Syed Haider A. Gardezi
At this point in time, India is facing a huge challenge in the form of multiple insurgencies. Most of these movements are separatist in nature, demanding independence from the Indian Union. There is a different historical and political context to all of these movements, however, some of these movements including that of Kashmir, began shortly after the British implemented the partition plan in 1947. These separatist movements also have deep roots in discriminatory attitude of upper caste Hindus towards, other castes, ethnicities and religious minorities.
The whole Indian Union is based on a loosely articulated Indian Nationalism ideology, giving it an undertone of false secularism and equality of all. When in reality, mob lynching, communal violence instigated by Hindu terrorists and extremists are common place in India. Moreover, the fascist Hindu extremists are sold the fairy tale idea of Akhand Bharat (United India) and how Hindus must never accept Pakistan as it belongs to the Hindus only and it must be integrated with India. Whereas the history tells us something quite the opposite, that India was never united, not under Asoka, not under the Mughals, and even today. Indian subcontinent was divided into small princely states and kingdoms throughout the history. This is because India does not belong to any one religion, it belongs to a diverse group of people, with different religions and ethnicities.
Indian politicians have carefully found a solution consolidate their authority and to keep the limelight away from real issues like education, poverty, unemployment etc, by creating rhetoric of hate against Pakistan and religious minorities in the countries. This allows them to gain popularity, among the masses, by externalizing the threat to either Pakistan, or to their sacred Hindu faith.
Pakistan is a point of discussion and debate in every Indian election, however, in Pakistani political campaigns, India is not even discussed, or whenever it is discussed it is due to any contemporary escalation of hostilities between the two countries.
The hostilities between the two countries therefore have existed since the Independence of both states. Both countries have fought three conventional wars, and many minor or limited conflicts ever since. Pakistan although did lose a war in in 1971, however, all war historians including the Indians believe that facts on the ground dictate that Pakistan has never been defeated in the Eastern theatre, i.e. the border with India. Here Pakistan has successfully thwarted Indian aggression every single time.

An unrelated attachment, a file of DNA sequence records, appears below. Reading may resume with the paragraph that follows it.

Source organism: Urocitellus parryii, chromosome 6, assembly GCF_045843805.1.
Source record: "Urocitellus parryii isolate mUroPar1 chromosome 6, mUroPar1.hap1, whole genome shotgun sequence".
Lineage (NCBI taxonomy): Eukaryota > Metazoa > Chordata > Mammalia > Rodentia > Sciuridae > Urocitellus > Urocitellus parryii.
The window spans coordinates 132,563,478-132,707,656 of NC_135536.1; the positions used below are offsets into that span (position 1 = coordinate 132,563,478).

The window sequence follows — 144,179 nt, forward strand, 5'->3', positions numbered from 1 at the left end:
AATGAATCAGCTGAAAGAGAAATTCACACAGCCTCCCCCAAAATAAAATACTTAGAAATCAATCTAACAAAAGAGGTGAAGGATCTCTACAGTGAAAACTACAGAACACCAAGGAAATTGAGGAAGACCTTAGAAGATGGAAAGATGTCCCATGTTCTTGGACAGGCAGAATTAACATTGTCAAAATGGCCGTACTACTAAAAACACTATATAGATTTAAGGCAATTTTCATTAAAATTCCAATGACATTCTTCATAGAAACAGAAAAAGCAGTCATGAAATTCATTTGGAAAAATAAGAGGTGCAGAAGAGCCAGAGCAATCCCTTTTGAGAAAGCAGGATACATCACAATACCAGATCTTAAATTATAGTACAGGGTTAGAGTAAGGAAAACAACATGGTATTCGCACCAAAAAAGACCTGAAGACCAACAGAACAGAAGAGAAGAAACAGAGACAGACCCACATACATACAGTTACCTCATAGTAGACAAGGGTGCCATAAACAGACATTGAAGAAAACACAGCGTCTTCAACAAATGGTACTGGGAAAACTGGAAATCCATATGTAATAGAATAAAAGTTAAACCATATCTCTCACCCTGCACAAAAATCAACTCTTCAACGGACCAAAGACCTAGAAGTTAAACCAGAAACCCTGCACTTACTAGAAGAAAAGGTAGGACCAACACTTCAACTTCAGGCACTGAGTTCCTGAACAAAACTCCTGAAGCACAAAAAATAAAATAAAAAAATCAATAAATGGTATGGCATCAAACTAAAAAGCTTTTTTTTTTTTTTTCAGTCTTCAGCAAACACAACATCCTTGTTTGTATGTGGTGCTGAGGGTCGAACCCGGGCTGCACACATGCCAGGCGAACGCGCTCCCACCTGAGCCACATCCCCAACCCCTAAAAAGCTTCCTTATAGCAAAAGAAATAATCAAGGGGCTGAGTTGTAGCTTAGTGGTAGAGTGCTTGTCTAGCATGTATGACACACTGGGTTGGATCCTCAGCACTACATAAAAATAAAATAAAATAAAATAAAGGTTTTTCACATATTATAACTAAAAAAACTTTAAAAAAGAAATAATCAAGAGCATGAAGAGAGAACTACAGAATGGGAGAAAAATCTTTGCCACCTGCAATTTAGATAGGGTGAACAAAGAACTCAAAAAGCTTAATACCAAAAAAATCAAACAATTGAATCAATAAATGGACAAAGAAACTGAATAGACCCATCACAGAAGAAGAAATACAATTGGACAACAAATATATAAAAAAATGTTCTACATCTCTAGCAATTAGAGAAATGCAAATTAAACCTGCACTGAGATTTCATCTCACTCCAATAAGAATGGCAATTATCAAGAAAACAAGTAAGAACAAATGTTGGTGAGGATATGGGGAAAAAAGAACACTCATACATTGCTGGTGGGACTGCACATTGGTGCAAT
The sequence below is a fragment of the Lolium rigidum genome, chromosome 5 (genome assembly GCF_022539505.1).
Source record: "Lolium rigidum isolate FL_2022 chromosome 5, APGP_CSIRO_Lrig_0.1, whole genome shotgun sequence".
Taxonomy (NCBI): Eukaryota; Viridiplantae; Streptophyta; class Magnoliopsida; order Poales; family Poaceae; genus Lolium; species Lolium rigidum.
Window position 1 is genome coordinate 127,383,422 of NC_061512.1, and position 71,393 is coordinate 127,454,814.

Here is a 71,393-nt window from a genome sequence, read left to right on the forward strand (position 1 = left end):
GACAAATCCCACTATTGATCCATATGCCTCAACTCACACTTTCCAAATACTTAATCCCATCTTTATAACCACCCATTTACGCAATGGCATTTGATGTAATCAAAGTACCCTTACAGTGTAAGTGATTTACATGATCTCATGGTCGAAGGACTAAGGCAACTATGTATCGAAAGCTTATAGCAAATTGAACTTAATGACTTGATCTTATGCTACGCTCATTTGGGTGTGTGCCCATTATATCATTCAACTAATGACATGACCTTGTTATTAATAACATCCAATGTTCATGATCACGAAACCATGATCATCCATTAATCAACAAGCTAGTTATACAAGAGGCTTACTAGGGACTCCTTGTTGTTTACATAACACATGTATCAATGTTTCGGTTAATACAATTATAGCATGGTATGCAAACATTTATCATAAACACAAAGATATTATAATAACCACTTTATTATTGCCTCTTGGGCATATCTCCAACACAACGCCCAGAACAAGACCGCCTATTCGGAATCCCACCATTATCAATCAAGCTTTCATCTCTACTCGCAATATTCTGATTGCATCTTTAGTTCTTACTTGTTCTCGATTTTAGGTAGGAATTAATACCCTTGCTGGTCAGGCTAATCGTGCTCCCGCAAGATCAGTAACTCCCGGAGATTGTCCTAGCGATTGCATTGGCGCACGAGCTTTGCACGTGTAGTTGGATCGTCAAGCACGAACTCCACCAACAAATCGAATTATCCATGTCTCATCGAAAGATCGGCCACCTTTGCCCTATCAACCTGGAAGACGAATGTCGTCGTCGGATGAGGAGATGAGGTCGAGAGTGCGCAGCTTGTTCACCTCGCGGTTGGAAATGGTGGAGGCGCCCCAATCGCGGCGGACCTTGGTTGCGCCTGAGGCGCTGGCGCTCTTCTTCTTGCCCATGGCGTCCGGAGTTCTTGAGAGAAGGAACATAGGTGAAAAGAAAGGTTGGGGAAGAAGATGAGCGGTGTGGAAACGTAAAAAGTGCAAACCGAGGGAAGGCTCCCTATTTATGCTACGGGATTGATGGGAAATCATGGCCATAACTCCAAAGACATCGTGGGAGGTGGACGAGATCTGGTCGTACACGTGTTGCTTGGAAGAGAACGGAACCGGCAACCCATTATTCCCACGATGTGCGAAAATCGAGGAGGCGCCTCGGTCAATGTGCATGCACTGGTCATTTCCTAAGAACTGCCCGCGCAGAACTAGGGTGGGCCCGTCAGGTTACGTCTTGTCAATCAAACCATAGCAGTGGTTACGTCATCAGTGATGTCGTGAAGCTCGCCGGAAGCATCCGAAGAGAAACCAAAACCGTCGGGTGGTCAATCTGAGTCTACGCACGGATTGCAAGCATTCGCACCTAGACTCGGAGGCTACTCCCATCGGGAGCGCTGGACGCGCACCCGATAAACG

However, the strategic landscape of south Asia changed drastically, when India tested the first nuclear weapon, the in 1974, by illegally, enriching uranium acquired from a Canadian reactor, which under the international law was a serious offence. This test tilted the balance of power towards India and Pakistani strategic thinkers were worried. However, this forced Pakistan to get a nuclear bomb of its own, and the 1998 tests by Pakistan restored this strategic balance.
India there onwards always maintained ambiguity, as to what would be the limit to consider a limited, or conventional or strategic option against Pakistan. Although Pakistan has always maintained readiness at all levels, however when the enemy might strike was a vague idea.
Recently, after the Pulwama attacks, India made a huge blunder, which exposed this ambiguity. India sent in a strike package of 12 fighter aircrafts, with only 4 across LoC, for a few seconds to release payload and disengage, before Pakistan’s Air defense shreds them to pieces. Having failed at their mission, as all open source satellite images and international media claims there was no damage to the target site, India had failed to achieve whatever military objectives it wanted to achieve. The next day defined the future of India Pakistan military conflict.
The Pakistani Army sent in a strike Package of mirage aircraft, that bombed six target locations including Brigade HQs and Indian Army depots, as a response to the aggression previous night. Pakistan responded to India in its own coin. This aggression of India exposed Indian ambiguity when it came to their military option and Pakistan gave a clear message that we remain undeterred by any Indian misadventure.
We can look at the pros and cons as to how PM Modi capitalized on the failed surgical strikes politically, however, in terms of military and strategic implications, Indian military and Airforce have lost the bluff and ambiguity, and are now clear that in case of any misadventure Pakistan is willing to not only effectively respond but to also, dominate the escalation ladder.
It has also shown the Indians that Pakistan now has the political and military will to respond to any Indian misadventure. Whereas India has does not have the political vision and will to dominate the escalation ladder. This exposure has ever emboldened the Pakistani military and strategic planners, as now in terms or military deterrence on tactical, conventional and strategic level, India has failed to assert itself as a dominant.
Where Mr. Modi, the self -proclaimed savior of Hinduism and India has achieved his personal goals by the failed surgical strikes, he has put the Indian Forces in a humiliating and awkward position as now they will have to re-think their stance and position in the conflict dynamic with Pakistan.
The Author is a Media and Defense Analyst. He tweets @haiderwrites